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119 21 ~ Emily I woke up to the squeak of shoes on the tile floor. The day shift nurse was trying to check Zoe’s bandages without disturbing Sam and Anna, both still half-sprawled across the hospital bed. The nurse extricated Zoe’s right hand from Anna’s clasp to check the IV site, then replaced it. I tried to consider our domestic tableau through her eyes. We probably looked like a typical family: mother, father, and aunt or something . Stop daydreaming, I told myself. Five hours wasn’t enough sleep, but it was after ten a.m. and we had a lot to do. I woke Sam and Anna and we took turns driving home for a quick shower and change of clothes before Thanksgiving dinner. “Look at Dr. Fred.” Zoe pointed at her neurosurgeon as we gathered with other patients and families for the holiday meal. “Usually he doesn’t wear that silly hat.” Instead of the light blue cap that covered his balding head in the operating room, he sported a tall white chef’s hat. Instead of a scalpel, he flourished an electric knife to carve the biggest turkey I had ever seen. He balanced each slice of turkey on the flat side of the knife for its brief flight to the huge platters that the staff carried around to the patients and families. The patient atrium was transformed for the holiday. Wheelchairs and stretchers were crowded around tables positioned among the polar bears and giraffes and lions. Centerpieces of painted cardboard turkeys cut from the outlines of the children’s hands jockeyed for space on the white tablecloth with bowls of mashed potatoes and butternut squash and stuffing and green peas dotted with little white onions. Zoe was still sleepy from the anesthesia. She took miniscule bites of mashed potatoes and pumpkin pie. Mostly she sat in Anna’s lap and watched the activity. Sam and I watched Zoe. From time to time, I leaned over to look into her face, to make sure that her pupils were equal and her eyes were bright. • 120 ~ House Arrest The next morning, I arrived at work earlier than usual. Marge was waiting for me, pacing up and down the staff room. “I hope you’re satisfied. Mrs. Newman was transferred to assisted living.” Her voice and eyebrows climbed the fury scale together, exploding on the last two words. “It’s better for her.” My voice squeaked a little, but I got the words out. “She wasn’t safe at home.” “It’s a lot of lost income to this agency. That’s what it is.” She shook her finger at me. “I don’t know exactly what happened, but I’m sure you had something to do with it. The only thing that saved your job is the very nice check her son sent to thank us for taking such good care of his mother.” She cleared her throat. “You’d better follow the letter of the law, Ms. Klein. You’re on probation.” Trembling, I cradled the telephone receiver between my shoulder and ear, and punched in the code to listen to my voicemail messages. The first one jolted me; it was Marge’s voice, presumably before she got the word about Mrs. Newman. After a perfunctory condolence about Grandpa Ivan, she left curt instructions. “I assigned you range of motion exercises on Friday with Josué. I know it’s not precisely your job, but I can’t get a physical therapist until Monday. No big deal, right? You do it all the time with your niece. Besides,” she said, her voice brittle, “his mother asked for you.” I clicked on my daily schedule on the computer and saw Josué scheduled for the ten o’clock slot, between Mr. Stanisewski’s dressing change and Mrs. Grover’s antibiotic infusion. The next message was from Terrell Grover. His mother had been admitted to the medical center on Wednesday with a high fever and mental confusion. I copied down the phone number in her hospital room, trying to picture Mrs. Grover’s incision. Did I miss signs of infection at my last visit? Nan Malloy had called late Wednesday afternoon. “Give me a buzz when you hear this. There’s been a development in the Glenning case and I want to give you a heads up.” I wrote her number on the list and underlined it twice. The last message was from Pippa. “Are you back from...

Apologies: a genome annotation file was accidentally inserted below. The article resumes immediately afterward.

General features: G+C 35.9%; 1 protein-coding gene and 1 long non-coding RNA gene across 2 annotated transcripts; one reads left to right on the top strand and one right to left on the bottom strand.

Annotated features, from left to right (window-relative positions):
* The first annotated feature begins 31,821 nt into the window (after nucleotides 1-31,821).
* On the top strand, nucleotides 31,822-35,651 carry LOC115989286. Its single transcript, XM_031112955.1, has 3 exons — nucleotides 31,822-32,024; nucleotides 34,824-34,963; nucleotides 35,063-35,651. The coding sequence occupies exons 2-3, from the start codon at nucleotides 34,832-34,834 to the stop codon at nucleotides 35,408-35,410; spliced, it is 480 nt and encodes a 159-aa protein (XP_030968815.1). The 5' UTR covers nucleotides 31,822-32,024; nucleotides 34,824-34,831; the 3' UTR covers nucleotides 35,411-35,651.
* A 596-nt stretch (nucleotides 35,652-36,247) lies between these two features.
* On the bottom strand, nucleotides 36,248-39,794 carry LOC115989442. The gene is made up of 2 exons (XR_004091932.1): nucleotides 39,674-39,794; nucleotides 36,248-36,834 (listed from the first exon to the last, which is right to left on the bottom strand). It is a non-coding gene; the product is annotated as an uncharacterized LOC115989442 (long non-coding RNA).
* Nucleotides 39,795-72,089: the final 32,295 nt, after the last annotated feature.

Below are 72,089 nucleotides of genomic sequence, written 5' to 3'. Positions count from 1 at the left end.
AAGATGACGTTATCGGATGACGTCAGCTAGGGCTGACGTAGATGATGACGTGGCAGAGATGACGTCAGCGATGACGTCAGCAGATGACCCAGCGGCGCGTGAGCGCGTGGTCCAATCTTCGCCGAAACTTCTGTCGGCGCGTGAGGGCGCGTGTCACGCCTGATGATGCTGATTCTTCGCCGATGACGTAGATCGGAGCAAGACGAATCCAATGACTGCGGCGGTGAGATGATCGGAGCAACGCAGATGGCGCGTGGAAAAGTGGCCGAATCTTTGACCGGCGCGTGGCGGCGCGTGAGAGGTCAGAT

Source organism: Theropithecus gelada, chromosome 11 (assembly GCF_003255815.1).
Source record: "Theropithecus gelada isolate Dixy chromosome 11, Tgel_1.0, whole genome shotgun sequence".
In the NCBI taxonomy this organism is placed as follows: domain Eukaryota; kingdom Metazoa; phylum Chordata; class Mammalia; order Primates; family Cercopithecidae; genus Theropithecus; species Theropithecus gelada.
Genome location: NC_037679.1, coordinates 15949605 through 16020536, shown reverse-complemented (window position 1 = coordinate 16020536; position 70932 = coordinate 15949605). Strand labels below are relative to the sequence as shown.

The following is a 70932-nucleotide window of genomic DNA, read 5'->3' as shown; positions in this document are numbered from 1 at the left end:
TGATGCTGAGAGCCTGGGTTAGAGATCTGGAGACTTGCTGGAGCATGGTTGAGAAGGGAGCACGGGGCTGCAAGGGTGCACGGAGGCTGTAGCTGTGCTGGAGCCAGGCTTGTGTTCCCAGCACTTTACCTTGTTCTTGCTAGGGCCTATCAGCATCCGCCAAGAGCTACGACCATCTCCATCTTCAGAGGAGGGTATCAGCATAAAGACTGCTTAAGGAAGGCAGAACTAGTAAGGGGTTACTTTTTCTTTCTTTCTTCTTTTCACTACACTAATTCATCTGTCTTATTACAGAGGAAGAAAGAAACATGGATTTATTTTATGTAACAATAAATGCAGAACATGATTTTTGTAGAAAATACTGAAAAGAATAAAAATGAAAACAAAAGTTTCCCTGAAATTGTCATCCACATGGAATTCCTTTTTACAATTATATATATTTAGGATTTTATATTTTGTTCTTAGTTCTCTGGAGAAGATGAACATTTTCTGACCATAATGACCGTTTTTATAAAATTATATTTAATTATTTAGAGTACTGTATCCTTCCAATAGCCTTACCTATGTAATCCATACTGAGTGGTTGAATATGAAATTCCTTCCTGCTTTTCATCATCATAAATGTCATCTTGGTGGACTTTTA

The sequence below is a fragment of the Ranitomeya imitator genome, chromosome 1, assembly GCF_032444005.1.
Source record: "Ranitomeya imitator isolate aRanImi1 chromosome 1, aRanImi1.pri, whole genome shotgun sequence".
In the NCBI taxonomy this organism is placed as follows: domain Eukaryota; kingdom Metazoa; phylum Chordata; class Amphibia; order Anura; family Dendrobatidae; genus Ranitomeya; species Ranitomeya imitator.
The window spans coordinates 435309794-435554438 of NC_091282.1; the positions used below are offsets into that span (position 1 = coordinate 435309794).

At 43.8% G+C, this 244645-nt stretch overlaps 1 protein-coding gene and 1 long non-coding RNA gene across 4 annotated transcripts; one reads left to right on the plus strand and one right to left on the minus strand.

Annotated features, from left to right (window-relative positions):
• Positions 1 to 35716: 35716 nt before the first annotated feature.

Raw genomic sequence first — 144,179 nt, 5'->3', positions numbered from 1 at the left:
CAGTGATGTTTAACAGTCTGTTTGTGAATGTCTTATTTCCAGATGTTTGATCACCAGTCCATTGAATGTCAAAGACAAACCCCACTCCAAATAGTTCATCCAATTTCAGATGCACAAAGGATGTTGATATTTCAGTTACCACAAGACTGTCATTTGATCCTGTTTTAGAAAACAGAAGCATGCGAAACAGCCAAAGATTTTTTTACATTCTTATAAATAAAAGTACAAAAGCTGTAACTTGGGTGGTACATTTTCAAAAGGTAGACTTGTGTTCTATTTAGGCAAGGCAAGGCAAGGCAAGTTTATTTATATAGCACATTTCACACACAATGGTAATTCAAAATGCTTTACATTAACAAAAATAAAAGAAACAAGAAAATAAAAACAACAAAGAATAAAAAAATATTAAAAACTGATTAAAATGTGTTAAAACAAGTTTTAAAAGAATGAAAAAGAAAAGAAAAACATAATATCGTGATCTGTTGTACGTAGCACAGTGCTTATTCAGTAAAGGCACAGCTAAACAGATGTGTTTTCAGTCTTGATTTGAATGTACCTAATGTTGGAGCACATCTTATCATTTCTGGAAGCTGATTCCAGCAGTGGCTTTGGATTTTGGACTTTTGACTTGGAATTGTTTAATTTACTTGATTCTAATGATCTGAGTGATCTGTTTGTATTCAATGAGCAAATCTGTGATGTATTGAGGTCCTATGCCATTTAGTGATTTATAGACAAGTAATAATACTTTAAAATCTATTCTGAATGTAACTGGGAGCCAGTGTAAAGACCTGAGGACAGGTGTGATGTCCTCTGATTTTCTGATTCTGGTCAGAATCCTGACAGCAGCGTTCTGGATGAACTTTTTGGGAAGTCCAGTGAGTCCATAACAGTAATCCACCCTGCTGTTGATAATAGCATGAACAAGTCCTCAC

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MARC Record
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